In today’s first reading, despite the sin of Adam and Eve, even in the face of its consequences, life goes on. Life will be hard, but God is ever present. And it all started with the tree of good and evil. But here at the end of Genesis 3 the tree of life (Gen 2:16-17) assumes importance. It has not yet functioned as an integral part of the story, but now, because of sin, humanity is denied access to this tree and is expelled from the garden. Humanity is not able to seize the birthright of immortality offered by God. Adam and Eve are expelled from the Garden, cherubim stationed at the gate as guardians of the tree of life to prevent humanity from re-entering the garden.
Then the LORD God said: “See! The man has become like one of us, knowing what is good and what is evil! Therefore, he must not be allowed to put out his hand to take fruit from the tree of life also, and thus eat of it and live forever.” The LORD God therefore banished him from the garden of Eden (Gen 3:22-23)
This verse is a deliberation. God dialogues with himself and observes that man has become “like one of us” in knowing good and evil. In one sense, but in only one sense, what the serpent said was true. Man has become like God. But these words spoken by the serpent convey one thing and the same words from God say another. The serpent held out to the couple the prospect that being like God would bring its unlimited privileges, unheard-of acquisitions and gifts. Adam and Eve, rather than experiencing bliss, they encounter misery. Rather than sitting on a throne, they are expelled from the garden. Rather than new prerogatives, they experience only a reversal. The couple not only fail to gain something they do not presently have; the irony is that they lose what they currently possess: fellowship with God. They found nothing and lost everything.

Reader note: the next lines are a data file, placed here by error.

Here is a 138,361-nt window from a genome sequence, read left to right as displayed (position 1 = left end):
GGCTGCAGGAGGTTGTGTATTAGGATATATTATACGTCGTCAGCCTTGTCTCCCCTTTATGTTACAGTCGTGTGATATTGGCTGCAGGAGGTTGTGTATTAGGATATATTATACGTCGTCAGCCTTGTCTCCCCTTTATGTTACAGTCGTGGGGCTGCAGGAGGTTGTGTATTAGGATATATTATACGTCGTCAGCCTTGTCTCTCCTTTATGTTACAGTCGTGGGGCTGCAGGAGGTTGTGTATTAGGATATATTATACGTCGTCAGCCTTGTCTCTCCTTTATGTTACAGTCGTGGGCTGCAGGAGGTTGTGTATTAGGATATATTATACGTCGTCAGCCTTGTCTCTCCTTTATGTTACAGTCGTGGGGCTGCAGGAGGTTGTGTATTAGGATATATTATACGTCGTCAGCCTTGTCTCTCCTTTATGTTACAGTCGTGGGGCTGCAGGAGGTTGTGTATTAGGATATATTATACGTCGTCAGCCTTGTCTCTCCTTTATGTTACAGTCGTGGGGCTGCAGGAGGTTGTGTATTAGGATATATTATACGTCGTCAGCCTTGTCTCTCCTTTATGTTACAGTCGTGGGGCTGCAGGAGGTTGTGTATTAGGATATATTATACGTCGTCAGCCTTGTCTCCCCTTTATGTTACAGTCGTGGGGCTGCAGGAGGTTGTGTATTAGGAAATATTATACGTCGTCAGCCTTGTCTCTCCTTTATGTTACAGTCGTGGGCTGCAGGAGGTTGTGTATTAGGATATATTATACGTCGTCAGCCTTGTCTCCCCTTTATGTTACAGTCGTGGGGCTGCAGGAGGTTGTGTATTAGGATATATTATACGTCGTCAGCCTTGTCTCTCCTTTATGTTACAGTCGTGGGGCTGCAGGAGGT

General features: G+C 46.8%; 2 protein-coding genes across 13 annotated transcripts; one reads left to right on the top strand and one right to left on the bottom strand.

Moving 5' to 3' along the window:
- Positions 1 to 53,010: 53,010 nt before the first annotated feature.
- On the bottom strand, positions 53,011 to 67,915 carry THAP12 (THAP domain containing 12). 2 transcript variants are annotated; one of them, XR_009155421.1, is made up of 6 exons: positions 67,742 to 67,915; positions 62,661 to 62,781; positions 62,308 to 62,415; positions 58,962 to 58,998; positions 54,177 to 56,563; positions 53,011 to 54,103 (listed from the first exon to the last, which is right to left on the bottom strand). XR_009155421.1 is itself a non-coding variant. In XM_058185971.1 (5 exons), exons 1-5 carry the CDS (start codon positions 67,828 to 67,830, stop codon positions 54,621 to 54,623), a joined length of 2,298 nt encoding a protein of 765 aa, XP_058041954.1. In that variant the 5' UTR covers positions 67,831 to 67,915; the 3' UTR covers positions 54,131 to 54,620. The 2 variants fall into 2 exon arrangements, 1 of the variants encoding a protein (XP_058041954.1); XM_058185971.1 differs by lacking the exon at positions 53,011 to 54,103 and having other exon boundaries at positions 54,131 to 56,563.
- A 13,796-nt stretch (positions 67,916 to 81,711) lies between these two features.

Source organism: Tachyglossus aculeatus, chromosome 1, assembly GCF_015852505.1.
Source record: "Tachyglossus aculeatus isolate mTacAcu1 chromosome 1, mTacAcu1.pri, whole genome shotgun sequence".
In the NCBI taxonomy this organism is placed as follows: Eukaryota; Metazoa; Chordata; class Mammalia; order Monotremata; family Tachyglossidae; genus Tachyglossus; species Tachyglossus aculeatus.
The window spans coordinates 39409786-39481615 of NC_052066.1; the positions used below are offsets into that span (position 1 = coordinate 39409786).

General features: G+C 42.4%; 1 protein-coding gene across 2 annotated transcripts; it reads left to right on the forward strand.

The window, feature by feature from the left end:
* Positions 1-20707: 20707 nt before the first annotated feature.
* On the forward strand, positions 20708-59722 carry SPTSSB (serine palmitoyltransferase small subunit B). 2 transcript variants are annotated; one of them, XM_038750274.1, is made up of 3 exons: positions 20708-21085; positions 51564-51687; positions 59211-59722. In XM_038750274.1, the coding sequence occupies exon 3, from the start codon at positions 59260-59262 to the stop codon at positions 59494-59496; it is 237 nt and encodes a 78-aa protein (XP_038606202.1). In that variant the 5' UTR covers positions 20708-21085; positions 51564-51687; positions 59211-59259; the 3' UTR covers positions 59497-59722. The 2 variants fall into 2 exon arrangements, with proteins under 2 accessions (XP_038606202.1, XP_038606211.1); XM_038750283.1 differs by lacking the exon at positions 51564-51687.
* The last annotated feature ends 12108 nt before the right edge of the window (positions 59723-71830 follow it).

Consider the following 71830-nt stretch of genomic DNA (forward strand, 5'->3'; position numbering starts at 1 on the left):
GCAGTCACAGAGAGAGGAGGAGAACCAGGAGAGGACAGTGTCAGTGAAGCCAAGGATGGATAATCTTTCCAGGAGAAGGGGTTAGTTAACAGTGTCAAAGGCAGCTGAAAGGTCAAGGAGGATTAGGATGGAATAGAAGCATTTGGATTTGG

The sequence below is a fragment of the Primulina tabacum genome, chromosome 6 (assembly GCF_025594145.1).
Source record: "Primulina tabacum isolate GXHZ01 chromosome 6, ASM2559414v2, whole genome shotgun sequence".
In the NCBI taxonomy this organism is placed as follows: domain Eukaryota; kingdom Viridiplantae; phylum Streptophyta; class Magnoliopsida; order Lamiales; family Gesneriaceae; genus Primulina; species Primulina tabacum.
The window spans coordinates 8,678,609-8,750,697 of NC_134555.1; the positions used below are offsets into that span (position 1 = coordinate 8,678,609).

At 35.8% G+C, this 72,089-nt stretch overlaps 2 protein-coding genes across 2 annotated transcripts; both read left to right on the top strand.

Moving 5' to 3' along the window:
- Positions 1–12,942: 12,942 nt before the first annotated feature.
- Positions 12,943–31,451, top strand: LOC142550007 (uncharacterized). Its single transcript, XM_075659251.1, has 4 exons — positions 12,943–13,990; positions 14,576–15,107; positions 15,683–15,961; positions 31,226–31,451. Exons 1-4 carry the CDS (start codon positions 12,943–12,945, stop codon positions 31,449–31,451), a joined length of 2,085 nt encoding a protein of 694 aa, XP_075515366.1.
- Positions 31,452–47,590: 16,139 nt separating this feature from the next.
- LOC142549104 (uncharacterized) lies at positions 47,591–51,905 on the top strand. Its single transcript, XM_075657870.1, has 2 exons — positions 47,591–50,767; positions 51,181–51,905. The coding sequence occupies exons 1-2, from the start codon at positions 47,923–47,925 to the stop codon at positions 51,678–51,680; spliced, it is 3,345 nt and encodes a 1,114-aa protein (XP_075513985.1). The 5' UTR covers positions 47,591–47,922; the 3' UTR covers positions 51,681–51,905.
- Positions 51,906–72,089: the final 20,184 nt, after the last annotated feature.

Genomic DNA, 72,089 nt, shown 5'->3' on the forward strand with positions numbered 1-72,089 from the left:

The Tree of Life in the Garden of Eden, in our age, becomes the person of Jesus Christ. In Him is found fellowship with God and life eternal. In Him we find everything and lose nothing.